Today's diners in Washington, D.C., are seeing an increase in "Asian Fusion" restaurants offering dishes from more than one Asian cooking tradition. This trend is motivated partly by demand (yes, sometimes diners like egg rolls before diving into a plate of sushi). But sometimes the move toward fusion comes from chefs experimenting with new ingredients or new recipes.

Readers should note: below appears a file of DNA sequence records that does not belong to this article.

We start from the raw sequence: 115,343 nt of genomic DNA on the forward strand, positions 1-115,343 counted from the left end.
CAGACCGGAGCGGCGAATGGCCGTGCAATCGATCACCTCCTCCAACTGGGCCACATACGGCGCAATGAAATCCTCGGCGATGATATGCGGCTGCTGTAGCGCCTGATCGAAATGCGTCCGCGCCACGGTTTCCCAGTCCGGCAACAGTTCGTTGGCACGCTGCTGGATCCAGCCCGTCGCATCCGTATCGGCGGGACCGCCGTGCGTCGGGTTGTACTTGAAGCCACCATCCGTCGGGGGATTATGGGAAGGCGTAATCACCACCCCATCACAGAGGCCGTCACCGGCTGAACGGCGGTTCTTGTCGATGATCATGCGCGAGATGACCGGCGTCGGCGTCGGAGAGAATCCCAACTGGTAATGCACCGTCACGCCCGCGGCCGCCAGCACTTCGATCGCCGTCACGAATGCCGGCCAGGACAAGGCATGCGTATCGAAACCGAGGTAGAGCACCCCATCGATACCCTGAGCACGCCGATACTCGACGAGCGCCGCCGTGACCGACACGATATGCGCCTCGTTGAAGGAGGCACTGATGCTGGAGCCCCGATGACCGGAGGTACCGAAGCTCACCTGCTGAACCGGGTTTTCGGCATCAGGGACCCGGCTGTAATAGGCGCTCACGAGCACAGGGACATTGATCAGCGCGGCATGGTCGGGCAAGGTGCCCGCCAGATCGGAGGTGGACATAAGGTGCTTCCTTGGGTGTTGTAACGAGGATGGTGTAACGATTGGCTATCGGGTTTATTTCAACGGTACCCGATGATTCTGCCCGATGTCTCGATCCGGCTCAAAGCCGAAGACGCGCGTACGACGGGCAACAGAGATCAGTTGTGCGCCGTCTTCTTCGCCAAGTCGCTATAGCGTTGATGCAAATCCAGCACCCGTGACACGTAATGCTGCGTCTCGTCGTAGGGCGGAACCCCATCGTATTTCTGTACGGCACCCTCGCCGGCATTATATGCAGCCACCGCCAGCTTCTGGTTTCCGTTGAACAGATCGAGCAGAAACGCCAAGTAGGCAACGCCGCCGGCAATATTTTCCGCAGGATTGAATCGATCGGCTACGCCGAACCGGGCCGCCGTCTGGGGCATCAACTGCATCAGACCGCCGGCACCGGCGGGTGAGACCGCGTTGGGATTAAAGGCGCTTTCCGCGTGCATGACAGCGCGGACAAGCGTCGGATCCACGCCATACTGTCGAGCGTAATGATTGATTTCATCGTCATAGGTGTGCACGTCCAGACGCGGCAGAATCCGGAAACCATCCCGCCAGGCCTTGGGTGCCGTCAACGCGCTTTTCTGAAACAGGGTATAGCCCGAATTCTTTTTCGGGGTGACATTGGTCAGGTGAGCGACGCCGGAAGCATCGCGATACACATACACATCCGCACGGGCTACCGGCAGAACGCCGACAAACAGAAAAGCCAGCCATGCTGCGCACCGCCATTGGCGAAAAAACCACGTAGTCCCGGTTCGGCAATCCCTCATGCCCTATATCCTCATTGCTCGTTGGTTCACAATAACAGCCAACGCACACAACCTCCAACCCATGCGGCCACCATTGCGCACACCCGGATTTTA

The cuisines of Asia and the Pacific Islands feature a broad range of meats, seafood, starches, vegetables, dessert items, and beverages. Yet, just as no one can say there is an all-purpose "European" or "African" or "Latin American" cuisine, there truly is no single "Asian" cuisine. The arrival of immigrants from China and the spread of southern Chinese cuisine to all corners of this country by the early 1900s made Chinese food recognizable to Americans of earlier generations. Since the post-1965 influx of Asian immigrants, however, Vietnamese beef noodles, Japanese sushi, and Indian curry dishes also serve as popular takeout options in many communities.